Let us kill the Medicare ‘doc fix.’

Let us kill it with FIRE.

Background: the ‘doc fix’ is one of those things that happens in Dizzy City with alarming regularity.  Basically, it was set up in order to control Medicare costs by linking Medicare subsidies to doctors to annual growth; if costs rose too high, Medicare payments to doctors would shrink.  Nice feedback loop – only thing is, the first year it was supposed to come into effect (2002) the medical lobby started screaming, and it turns out that the medical lobby has a lot of money for lobbying.  So since then the government has been ‘fixing’ the ‘problem’ on a year by year basis so that Medicare payments to doctors would not be reduced (this cost the government $30 billion last year, by the way).  And if you’re wondering why they simply don’t fix the numbers permanently, or let the cuts go in fully… well.  It turns out that the CBO is required to assume that Congress is NOT going to extend the ‘doc fix’ until it actually does, which means that the budget (when we have one) can actually get away with not taking that $30 billion into account when it comes to calculating expenditures.  Thirty billion here, thirty billion there: add it all up and pretty soon we’re talking about real money.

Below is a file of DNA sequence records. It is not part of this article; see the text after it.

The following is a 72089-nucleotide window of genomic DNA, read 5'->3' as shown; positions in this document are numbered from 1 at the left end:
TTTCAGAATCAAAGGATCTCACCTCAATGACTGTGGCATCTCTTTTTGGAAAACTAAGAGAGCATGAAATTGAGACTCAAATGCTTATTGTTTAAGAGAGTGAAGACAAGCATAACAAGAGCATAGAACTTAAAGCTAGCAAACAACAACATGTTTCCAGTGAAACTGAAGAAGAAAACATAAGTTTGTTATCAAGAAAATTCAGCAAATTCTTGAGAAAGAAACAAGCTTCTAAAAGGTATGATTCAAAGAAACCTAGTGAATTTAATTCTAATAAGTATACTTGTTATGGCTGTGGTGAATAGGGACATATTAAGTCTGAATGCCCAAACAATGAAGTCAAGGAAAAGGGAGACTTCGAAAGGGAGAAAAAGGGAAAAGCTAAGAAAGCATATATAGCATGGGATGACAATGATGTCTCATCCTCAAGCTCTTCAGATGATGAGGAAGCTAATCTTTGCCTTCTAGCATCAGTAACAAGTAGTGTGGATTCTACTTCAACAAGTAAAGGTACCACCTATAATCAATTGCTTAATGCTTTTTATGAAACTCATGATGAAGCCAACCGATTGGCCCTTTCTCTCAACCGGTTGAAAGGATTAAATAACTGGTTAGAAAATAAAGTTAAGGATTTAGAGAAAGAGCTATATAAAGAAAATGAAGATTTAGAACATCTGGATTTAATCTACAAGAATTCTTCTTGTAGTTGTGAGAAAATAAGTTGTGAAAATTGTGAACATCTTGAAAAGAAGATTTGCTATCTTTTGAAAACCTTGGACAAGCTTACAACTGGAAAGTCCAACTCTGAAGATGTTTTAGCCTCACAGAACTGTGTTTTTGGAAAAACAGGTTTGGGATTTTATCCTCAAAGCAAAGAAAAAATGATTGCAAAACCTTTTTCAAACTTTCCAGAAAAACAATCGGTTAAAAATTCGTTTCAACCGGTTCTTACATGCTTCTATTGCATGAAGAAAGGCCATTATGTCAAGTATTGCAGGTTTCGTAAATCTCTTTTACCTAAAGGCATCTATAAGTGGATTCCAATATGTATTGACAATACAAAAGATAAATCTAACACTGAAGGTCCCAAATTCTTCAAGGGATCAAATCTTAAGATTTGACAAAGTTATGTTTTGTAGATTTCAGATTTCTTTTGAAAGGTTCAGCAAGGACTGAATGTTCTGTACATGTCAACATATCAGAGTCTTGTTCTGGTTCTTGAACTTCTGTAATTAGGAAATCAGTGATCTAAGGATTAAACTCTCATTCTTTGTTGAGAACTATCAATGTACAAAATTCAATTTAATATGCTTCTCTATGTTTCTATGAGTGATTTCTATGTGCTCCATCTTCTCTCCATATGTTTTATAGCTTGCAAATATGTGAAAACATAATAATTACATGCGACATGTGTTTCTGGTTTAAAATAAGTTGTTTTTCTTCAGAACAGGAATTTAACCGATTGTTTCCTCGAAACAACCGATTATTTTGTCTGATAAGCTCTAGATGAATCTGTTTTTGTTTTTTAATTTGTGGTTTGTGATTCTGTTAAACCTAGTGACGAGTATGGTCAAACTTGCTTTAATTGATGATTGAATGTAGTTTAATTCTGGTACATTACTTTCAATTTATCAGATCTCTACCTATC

With me so far?  Good.  So let’s kill the ‘doc fix.’

The reason for arguing that we do this now is largely because we’ve already shot two hostages: there’s no real reason not to keep going.  Biting the bullet on salvaging what tax cuts we could, and letting the sequester’s defense cuts take effect, seems to have worked out fairly well so far:

By making all of the tax cuts permanent but only avoiding the sequester for two months, the president traded away most of his leverage in return for only half of the revenue he had been seeking — and no clear way to force Republicans to the table for more.

“It’s playing out exactly as we warned them it would,” a senior Senate Democratic leadership aide said.

It’s not as if Republicans were shy about making that argument at the time: GOP leaders immediately said that the deal effectively set in stone revenue for the president’s second term.